New report claims Disney ignored Tolkien’s Christian faith in biographical movie

in Disney, Entertainment, Movies, Movies & TV, Theater

Tolkien movie poster

Credit: Disney

A new report claims that “Tolkien,” a new biographical drama by Disney about the early life of the famed author and English professor John Ronald Reuel Tolkien deliberately understated the role of the author’s Christian faith in his personal and professional development.

According to Fox News, the film took Disney two years to make and promised to draw fans of the literary giant, who inspired the record-breaking “Lord of the Rings” movie trilogy franchise. However, from this report, it’s believed that the film might have represented the author’s professional life on screen but left out his deep religious faith and upbringing, which is believed to have been a major influence in the author’s famous writings.

Tolkien movie poster
Credit: Disney

According to the film’s director, Dome Karukosi, when discussing Tolkien’s religious faith and its representation in the film, the director stated: “Religion is so internal, it’s difficult to visualize. It’s like watching an encyclopedia.”

The director went on to explain that attempts to portray Tolkien’s faith didn’t work out as planned and also came off as “boring” in some scenes. In the end, these parts of the film didn’t make the final cut.

According to Fox News, J.R.R. Tolkien’s father died when he was just 4-years-old and his mother also passed when he was 12. After losing his parents, the author and his brother were raised by Father Francis Morgan, a Roman Catholic priest who was living in England. The two boys reportedly celebrated Mass with the prelate each day.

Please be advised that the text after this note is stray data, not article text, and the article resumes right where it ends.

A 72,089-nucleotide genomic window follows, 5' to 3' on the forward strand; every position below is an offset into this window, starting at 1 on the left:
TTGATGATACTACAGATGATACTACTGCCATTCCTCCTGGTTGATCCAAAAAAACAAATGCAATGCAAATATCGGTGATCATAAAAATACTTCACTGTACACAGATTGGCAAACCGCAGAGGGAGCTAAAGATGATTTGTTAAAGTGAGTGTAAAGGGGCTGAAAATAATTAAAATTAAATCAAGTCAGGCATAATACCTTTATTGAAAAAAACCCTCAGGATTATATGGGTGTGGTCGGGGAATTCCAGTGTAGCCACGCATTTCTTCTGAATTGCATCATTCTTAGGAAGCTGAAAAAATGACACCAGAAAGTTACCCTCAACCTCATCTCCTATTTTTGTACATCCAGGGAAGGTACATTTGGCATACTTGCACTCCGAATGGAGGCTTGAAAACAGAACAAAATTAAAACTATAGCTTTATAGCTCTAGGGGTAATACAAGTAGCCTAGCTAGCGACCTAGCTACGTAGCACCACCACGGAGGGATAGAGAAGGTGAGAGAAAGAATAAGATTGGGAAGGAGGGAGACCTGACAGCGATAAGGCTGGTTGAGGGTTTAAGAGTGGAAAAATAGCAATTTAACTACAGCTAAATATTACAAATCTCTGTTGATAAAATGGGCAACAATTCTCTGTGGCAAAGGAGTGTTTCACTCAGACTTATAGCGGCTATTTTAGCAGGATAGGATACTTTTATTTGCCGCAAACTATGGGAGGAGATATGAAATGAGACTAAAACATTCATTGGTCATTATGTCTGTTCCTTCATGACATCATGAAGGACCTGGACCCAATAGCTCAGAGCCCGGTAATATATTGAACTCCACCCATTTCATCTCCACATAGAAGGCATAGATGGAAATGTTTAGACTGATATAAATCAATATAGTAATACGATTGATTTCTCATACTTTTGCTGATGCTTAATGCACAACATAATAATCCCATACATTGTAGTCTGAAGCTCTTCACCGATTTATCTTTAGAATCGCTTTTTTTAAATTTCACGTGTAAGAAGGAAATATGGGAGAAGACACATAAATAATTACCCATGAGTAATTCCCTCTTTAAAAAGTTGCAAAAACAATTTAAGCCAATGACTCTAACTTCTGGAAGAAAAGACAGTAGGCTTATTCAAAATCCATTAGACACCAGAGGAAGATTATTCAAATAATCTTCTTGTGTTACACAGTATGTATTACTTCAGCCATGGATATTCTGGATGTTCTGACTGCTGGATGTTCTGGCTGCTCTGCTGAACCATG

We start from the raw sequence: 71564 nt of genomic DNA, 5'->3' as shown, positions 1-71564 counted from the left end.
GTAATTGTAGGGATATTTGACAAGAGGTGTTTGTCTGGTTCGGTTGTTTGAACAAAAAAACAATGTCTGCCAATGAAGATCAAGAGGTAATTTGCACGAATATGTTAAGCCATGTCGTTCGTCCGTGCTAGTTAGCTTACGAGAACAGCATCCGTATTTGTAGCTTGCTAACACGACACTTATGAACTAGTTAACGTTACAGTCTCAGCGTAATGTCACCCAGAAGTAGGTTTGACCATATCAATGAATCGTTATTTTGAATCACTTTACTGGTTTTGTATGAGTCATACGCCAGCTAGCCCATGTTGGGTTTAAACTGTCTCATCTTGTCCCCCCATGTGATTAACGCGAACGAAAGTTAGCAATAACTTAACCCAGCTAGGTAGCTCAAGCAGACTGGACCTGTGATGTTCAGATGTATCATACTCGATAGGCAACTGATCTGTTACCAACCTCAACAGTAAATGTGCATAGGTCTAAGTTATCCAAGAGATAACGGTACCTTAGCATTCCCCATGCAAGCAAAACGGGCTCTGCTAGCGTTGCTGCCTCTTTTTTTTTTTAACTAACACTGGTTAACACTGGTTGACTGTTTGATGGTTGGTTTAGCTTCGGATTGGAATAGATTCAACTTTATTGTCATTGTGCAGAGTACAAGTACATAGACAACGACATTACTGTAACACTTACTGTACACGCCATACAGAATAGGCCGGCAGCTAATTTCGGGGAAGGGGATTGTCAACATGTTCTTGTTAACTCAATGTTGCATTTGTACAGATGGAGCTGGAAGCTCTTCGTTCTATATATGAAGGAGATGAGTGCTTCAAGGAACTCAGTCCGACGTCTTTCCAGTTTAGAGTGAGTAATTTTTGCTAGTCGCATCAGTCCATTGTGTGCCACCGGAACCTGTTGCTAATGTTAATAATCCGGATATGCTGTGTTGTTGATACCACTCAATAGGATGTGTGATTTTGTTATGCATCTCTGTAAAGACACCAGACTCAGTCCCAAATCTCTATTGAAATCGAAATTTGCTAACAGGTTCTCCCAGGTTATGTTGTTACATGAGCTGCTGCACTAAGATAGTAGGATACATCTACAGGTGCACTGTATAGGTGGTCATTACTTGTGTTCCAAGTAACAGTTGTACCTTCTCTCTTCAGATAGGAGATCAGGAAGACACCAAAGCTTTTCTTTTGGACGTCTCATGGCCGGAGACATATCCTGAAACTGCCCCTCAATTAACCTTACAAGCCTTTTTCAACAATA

If Tolkien grew up with the influence of a priest raising him and his brother, it is understandable this type of upbringing would shape his writings in some way. However, it’s believed this film did not portray how instrumental this influence really was to the writer. Because of this, it could be fair to say that the movie might not have given audiences a proper look at a major part of the author’s life.

Tolkien movie poster
Credit: Disney

Writer Paul J. Batura of Fox News writes, “Tolkien’s life can no more be explained without his Christian faith than the history and miracle of America can be told and understood absent the influence and faith of the Founding Fathers.”

The writer continued that what happened to “Tolkien” is something that occurred with “A Wrinkle in Time,” another one of Disney’s recent films by a Christian writer, which Batura says, “deliberately excised the original author’s faith.”

Do you think Disney did “Tolkien” an injustice by taking out scenes depicting the author’s Christian faith? Let us know in the comments below!

Source: Fox News 

6 Comments

  1. Avatar

    Addi

    This is a Fox Searchlight film, Disney had nothing to do with its production.

  2. Avatar

    B.G.

    I don’t really know much about Tolkien’s personal life so can’t comment on that aspect. But the director’s explanation is wholly unsatisfactory. If you can’t find a way to portray the moral and philosophical underpinnings of a character (be they religiously derived or not) on screen without it being boring, then you’re a bad story-teller.

  3. Avatar

    Shanin Stringfellow

    I don’t know how you could read or watch the stories without seeing the Christian inspiration to the theme and storyline. The return of the King (Jesus returning) over coming evil (satan). Hollywood has sold its soul to the devil. Just the lost leading the lost.

  4. Avatar

    Jacob L Grant

    If the director cant find a way to make the philosophical/metaphorical/spiritual underpinnings of a character interesting then he shouldn’t get the job. He thinks Tolkien’s spirituality was boring? Then I’d say that makes him a moron.

  5. Avatar

    NICHOLAS R HARRIS

    2 things

    This was a Fox film.

    The most notable founding fathers weren’t Christian. i.e. Thomas Jefferson

  6. Avatar

    Eric

    Couple things here:
    1) Disney had nothing to do with this film’s production

    2) This link is not a “report”, it’s an op-ed blog

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